Bioshock is semi-linear in that each stage gives you the freedom to explore but (correct me if I’m wrong) you can’t go back to previous stages. Because of this, the game reminds you to harvest all the ADAM (“currency” for Plasmids) you can before leaving the level.
The only real source of ADAM in the game is the Little Sisters, who are mutant little girls protected by Big Daddies. Taking down a Big Daddy leaves Little Sisters defenseless and gives you the option of killing them for 160 ADAM or saving them for 80 ADAM. Saving them also gets you benefits from certain characters in the game but you get half the ADAM for doing so. This was a real source of controversy prior to release since you are given the option of killing a little girl. I’m not sure how it is in the rest of the world but here in Canada, you do not actually “kill” Little Sisters. They cannot be shot or anything but if you choose to kill them for 160 ADAM, you get a short cutscene where you catch them and after a fade to black, you end up with a weird black slug-like creature in your hand. I hear that the actual killing was censored. While I obviously don’t condone the murder of children, I also don’t condone censorship. The player was supposed to be presented with a serious moral dilemma in whether or not to kill a Little Sister but since you don’t actually…do it, it feels much more like a gameplay decision rather than a moral one. It reduces the immersion factor but at the same time, let’s not give fuel for morons like Jack Thompson to call Bioshock a “children murdering simulator”.
Don’t get me wrong, the immersion factor of Bioshock is ginormous. In fact, I’m not playing it right now because I’m a bit too freaked out to play it in the middle of the night without the lights on anymore. While there are certainly games with more violence, the violence in Bioshock is extremely disturbing. You see doctors slicing up their patients as they scream in terror on the surgery table. NPCs write cryptic messages on windows in their own blood as they gargle in it. Bodies are nailed against walls by scalpels. There’s blood on nearly every wall and corpses of mutants and humans alike everywhere. Splicers scream tortured phrases as they shamble towards you in their bloody rags and some of the audio diaries will seriously give you shivers. The world of Rapture is amazingly creepy and like System Shock, you feel alone and abandoned in the dark corridors of the city. The developers did a great job of making things look old…like something very, very wrong happened there. There are several jump-out-of-your-seat moments scattered throughout the gameplay.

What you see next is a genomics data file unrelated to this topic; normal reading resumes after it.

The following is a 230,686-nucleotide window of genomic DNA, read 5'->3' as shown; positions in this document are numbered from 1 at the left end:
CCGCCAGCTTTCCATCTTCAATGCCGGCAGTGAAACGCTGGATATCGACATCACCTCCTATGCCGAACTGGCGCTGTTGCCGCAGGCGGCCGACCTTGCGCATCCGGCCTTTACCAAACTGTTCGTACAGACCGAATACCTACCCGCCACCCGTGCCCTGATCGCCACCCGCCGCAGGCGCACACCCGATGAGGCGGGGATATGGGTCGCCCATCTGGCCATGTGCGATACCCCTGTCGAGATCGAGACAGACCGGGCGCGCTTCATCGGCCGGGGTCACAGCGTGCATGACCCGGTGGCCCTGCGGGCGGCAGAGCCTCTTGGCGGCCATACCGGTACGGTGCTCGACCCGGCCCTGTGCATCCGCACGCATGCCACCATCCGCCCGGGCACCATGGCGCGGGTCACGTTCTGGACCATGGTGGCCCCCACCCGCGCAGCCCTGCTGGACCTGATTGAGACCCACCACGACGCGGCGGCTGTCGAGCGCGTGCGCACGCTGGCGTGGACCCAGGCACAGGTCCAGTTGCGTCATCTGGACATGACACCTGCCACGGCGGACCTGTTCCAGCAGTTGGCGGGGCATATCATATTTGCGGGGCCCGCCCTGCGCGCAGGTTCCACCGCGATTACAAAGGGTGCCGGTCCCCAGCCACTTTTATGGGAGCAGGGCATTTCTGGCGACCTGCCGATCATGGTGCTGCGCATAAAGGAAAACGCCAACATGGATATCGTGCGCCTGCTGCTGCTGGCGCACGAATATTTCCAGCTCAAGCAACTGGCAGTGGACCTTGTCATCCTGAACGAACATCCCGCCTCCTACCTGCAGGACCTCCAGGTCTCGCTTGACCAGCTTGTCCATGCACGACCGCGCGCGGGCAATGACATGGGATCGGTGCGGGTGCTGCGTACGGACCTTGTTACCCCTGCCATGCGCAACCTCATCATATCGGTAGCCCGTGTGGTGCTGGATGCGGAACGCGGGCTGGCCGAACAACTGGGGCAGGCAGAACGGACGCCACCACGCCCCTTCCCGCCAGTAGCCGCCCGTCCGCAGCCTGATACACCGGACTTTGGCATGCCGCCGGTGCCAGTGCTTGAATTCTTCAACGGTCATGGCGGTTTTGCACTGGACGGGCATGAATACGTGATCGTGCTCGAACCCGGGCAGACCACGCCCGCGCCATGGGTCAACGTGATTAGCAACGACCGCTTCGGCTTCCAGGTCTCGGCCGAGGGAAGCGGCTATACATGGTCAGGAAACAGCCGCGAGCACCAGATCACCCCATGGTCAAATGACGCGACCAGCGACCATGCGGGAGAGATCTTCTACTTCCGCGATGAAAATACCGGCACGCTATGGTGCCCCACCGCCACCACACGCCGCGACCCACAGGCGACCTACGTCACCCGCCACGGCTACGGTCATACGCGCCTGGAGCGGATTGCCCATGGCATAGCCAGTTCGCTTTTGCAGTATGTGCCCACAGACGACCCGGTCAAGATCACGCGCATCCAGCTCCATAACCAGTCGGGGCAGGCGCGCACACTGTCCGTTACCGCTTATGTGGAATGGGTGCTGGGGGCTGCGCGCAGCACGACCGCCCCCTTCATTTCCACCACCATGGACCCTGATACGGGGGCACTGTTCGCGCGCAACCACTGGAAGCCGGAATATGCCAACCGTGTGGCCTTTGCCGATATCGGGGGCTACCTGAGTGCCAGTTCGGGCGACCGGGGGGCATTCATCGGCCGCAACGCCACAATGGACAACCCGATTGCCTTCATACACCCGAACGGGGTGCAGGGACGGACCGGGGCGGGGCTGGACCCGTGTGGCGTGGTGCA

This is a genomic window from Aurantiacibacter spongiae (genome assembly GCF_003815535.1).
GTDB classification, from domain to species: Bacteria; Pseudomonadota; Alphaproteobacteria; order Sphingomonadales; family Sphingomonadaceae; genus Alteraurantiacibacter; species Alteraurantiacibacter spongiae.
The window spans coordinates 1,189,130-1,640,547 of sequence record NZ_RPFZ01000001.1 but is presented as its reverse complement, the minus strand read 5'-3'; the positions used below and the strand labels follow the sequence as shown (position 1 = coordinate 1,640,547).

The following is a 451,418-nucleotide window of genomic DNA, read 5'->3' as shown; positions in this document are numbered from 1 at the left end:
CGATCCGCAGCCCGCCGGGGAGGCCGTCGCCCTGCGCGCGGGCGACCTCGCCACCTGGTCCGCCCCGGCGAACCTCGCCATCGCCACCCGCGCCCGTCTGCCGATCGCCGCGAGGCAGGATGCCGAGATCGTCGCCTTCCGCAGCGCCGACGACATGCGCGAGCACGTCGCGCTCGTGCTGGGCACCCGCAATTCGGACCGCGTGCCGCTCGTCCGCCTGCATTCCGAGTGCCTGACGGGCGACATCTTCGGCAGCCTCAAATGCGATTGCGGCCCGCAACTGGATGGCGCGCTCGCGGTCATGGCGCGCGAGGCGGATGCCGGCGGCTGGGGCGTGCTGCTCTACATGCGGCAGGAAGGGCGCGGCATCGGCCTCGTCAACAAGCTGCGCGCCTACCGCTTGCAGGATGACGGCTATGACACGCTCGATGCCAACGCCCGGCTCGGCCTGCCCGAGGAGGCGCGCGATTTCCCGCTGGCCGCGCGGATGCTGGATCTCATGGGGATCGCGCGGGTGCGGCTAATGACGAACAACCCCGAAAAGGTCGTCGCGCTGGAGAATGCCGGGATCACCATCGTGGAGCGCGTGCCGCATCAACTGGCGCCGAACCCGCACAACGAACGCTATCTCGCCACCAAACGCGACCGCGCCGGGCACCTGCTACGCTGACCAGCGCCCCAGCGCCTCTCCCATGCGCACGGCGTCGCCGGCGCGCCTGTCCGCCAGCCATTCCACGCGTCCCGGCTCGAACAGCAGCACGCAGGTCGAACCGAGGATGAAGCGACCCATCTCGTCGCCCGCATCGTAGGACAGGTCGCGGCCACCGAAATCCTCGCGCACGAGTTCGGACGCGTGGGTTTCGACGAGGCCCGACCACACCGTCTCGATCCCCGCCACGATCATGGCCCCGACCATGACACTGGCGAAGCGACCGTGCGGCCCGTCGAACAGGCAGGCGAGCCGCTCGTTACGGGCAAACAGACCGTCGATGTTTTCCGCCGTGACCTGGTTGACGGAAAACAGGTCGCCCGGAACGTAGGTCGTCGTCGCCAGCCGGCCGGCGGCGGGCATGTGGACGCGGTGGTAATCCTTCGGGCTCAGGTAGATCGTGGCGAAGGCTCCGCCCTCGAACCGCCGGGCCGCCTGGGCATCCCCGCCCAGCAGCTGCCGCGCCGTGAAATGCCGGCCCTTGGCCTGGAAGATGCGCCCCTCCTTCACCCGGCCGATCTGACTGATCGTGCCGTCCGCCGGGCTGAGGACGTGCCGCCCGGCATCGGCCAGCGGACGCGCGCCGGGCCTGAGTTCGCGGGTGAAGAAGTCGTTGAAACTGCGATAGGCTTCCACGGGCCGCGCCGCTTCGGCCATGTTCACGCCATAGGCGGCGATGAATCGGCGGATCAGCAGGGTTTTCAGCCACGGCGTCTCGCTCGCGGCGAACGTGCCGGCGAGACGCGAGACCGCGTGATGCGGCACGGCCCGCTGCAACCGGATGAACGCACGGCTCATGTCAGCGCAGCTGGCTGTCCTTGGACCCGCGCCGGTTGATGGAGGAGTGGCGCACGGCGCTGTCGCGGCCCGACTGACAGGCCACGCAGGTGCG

On the 360, the graphics are among the best I’ve ever seen and the water effects especially are superb. I hear the PC version has even better graphics but I couldn’t find a copy so I couldn’t tell you at the moment but I’ll definitely pick one up soon.
I’m not sure if this is as good as System Shock 2 purely because I think at default (I’ll play hard when I get a PC copy) there’s little challenge but it is definitely a worthy successor to one of the best games of all time. I’m slightly disappointed in the difficulty and I still don’t think the AI is as good as it could be but hey, I had seriously high expectations. There’s no question, however, that Bioshock is as much fun as you can have in gaming right now and I highly recommend it to anyone. I’m going to fire it back up so I can give a final opinion as soon as I…uh, turn all the lights in my house on.